Figure 3 N2 adsorption–desorption isotherms for MIL-100(Fe) (A) and M-MIL-100(Fe) (M is Ca (B), Mn (C), Mg (D), or Zn (E)) samples.
Table 2 Textural properties of MIL-100(Fe) and M-MIL-100(Fe) and loading percentages of ACF
Hence the successively incorporating a metal ion followed by desolvation can significantly change the textural properties, which in turn can affect the drug adsorption properties.34 Significantly, increasing the pore diameter >2 nm was observed in all M-MIL-100(Fe) samples; therefore, controlled drug delivery can be enhanced.6
The ACF LC and EE were same values because the weights of the M-MIL-100(Fe) and ACF before mixing were equal. The LC and EE showed a significant increment for all M-MIL-100(Fe) samples in comparison to the MIL-100(Fe), which is a single metal ion, as shown in Table 2. The ACF LC of MIL-100(Fe) was 27%, whereas the LC of M-MOFs significantly increased to 37% with Ca I-MIL-100(Fe) and more than doubled (57% and 59%) when Mn II-MIL-100(Fe) and Zn II-MIL-100(Fe) were, respectively, employed. These results demonstrated the effects of diversity in the pore and volume sizes and surface area of M-MOFs as shown in Table 2. The type and percentage of a second metal incorporated with an organic linker alongside with the Fe ion have a major role in the modification of the functionalized site in the M-MOF and consequently improving its textural characterization.35 The lowest LC of M-MOF was 37%, which occurred with Ca I-MIL-100-(Fe), and that can be related to the lowest pore volume (0.67 cm3/g) and surface area (1,078.82 m2/g), while the pore volume and surface area of Ca II-MIL-100(Fe) (1.17 cm3/g and 1,848.45 m2/g, respectively) have demonstrated increased LC (50%). All other M-MIL-100(Fe) type II demonstrated higher loading capacities of ACF as compared to the type I. This can be related to the increased pore size, pore volume, or surface area of M-MIL-100(Fe), which is the effect of the second metal within MOF. Increasing the pore size or volume can improve the mobility of the drug molecules within the pores by uniformly increasing the diffusion rate in the case of loading and release of the drug.36 The highest ACF LC (59%) was with Zn II-MIL-100(Fe) owing to the increased pore size and volume and in addition to the surface area of Zn II-MIL-100(Fe) (2.61 nm, 1.04 cm3/g, and 1,590.46 m2/g, respectively). It was previously shown that MOFs adsorb drastically different amounts of drug as a result of their different pore volumes and pore sizes.6,23 No previous study has demonstrated ACF loading with MOF; however, this study shows a significant loading of ACF on MOF while the results in previous report showed that a maximum LC of diclofenac within Zhejiang University (ZJU)-101 MOF was accomplished with a rate up to ~50%.37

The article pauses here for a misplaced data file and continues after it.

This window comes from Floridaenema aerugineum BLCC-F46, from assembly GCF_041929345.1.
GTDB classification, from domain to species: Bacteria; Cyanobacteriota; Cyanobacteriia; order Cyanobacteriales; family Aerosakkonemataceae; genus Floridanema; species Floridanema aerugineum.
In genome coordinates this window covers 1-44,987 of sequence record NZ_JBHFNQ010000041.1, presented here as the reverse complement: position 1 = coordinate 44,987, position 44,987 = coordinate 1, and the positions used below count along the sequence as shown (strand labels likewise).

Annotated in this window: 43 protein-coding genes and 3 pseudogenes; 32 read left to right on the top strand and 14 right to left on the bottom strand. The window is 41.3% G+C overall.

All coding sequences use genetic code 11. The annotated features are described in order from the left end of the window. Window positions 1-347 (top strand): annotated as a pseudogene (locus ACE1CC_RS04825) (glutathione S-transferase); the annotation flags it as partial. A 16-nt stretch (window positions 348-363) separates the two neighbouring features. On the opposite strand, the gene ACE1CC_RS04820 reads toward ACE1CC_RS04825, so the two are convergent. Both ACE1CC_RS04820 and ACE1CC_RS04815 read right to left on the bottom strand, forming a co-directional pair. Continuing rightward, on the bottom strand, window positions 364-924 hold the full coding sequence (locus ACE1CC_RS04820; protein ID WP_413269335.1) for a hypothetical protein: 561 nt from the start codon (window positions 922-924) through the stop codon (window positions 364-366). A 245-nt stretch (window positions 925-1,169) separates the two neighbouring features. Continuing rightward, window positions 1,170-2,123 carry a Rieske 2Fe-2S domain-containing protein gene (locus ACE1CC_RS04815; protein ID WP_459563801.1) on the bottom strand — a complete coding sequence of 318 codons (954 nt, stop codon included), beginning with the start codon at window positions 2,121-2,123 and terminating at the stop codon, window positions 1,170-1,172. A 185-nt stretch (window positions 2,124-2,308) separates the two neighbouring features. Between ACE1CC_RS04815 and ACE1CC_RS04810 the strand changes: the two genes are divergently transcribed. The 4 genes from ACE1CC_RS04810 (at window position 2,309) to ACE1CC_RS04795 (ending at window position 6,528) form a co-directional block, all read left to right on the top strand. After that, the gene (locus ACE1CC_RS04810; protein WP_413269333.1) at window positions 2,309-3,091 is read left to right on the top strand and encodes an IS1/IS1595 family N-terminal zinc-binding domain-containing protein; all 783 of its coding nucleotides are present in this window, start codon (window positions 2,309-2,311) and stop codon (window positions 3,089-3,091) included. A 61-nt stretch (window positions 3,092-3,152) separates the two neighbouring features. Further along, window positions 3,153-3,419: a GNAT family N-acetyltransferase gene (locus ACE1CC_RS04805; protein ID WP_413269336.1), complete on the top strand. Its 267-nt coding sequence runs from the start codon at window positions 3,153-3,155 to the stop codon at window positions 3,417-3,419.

The NMR analysis showed ACF loading in Figure 4. The loading area is represented by the green labeling, which is located between 6.3 and 7.5 ppm as shown in Figure 4. Presence of aromatic amide in the ACF molecule has resonance at 7 theta degree, which shows ACF was protonated and refers to the chemical stability of the adsorbed drug in the pores. This spectrum of resonance was same for all loaded M-MIL-100(Fe) samples.38,39